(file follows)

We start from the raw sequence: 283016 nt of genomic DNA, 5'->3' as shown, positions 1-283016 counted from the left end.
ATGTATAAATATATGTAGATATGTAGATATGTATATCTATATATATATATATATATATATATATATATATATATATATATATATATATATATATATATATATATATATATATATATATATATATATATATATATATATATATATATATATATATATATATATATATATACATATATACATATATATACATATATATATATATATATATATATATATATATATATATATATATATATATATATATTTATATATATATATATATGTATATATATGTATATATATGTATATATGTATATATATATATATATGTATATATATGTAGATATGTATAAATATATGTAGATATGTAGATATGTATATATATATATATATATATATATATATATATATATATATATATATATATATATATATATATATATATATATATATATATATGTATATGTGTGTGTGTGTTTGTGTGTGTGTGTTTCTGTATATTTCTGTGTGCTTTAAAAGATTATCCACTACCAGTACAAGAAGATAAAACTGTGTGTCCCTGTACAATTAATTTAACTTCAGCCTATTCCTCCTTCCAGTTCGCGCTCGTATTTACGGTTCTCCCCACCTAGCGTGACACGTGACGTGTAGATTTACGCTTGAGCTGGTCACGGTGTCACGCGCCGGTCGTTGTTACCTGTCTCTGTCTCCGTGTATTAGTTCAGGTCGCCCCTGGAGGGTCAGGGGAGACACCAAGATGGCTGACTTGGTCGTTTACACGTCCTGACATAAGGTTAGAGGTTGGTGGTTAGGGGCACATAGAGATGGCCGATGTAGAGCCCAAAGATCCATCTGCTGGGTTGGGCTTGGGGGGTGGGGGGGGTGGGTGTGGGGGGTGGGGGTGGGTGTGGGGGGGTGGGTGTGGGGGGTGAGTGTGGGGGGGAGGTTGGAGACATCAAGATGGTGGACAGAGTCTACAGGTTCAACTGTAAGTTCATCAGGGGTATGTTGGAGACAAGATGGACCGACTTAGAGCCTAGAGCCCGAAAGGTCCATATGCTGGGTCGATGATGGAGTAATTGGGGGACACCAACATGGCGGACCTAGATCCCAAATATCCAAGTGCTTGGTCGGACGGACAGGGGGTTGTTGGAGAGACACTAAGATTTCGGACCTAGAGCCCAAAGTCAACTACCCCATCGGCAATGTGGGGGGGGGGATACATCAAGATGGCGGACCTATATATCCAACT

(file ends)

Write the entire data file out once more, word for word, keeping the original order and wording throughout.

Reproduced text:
We start from the raw sequence: 283016 nt of genomic DNA, 5'->3' as shown, positions 1-283016 counted from the left end.
ATGTATAAATATATGTAGATATGTAGATATGTATATCTATATATATATATATATATATATATATATATATATATATATATATATATATATATATATATATATATATATATATATATATATATATATATATATATATATATATATATATATATATATATATATATATATACATATATACATATATATACATATATATATATATATATATATATATATATATATATATATATATATATATATATATTTATATATATATATATATGTATATATATGTATATATATGTATATATGTATATATATATATATATGTATATATATGTAGATATGTATAAATATATGTAGATATGTAGATATGTATATATATATATATATATATATATATATATATATATATATATATATATATATATATATATATATATATATATATATATATATGTATATGTGTGTGTGTGTTTGTGTGTGTGTGTTTCTGTATATTTCTGTGTGCTTTAAAAGATTATCCACTACCAGTACAAGAAGATAAAACTGTGTGTCCCTGTACAATTAATTTAACTTCAGCCTATTCCTCCTTCCAGTTCGCGCTCGTATTTACGGTTCTCCCCACCTAGCGTGACACGTGACGTGTAGATTTACGCTTGAGCTGGTCACGGTGTCACGCGCCGGTCGTTGTTACCTGTCTCTGTCTCCGTGTATTAGTTCAGGTCGCCCCTGGAGGGTCAGGGGAGACACCAAGATGGCTGACTTGGTCGTTTACACGTCCTGACATAAGGTTAGAGGTTGGTGGTTAGGGGCACATAGAGATGGCCGATGTAGAGCCCAAAGATCCATCTGCTGGGTTGGGCTTGGGGGGTGGGGGGGGTGGGTGTGGGGGGTGGGGGTGGGTGTGGGGGGGTGGGTGTGGGGGGTGAGTGTGGGGGGGAGGTTGGAGACATCAAGATGGTGGACAGAGTCTACAGGTTCAACTGTAAGTTCATCAGGGGTATGTTGGAGACAAGATGGACCGACTTAGAGCCTAGAGCCCGAAAGGTCCATATGCTGGGTCGATGATGGAGTAATTGGGGGACACCAACATGGCGGACCTAGATCCCAAATATCCAAGTGCTTGGTCGGACGGACAGGGGGTTGTTGGAGAGACACTAAGATTTCGGACCTAGAGCCCAAAGTCAACTACCCCATCGGCAATGTGGGGGGGGGGATACATCAAGATGGCGGACCTATATATCCAACT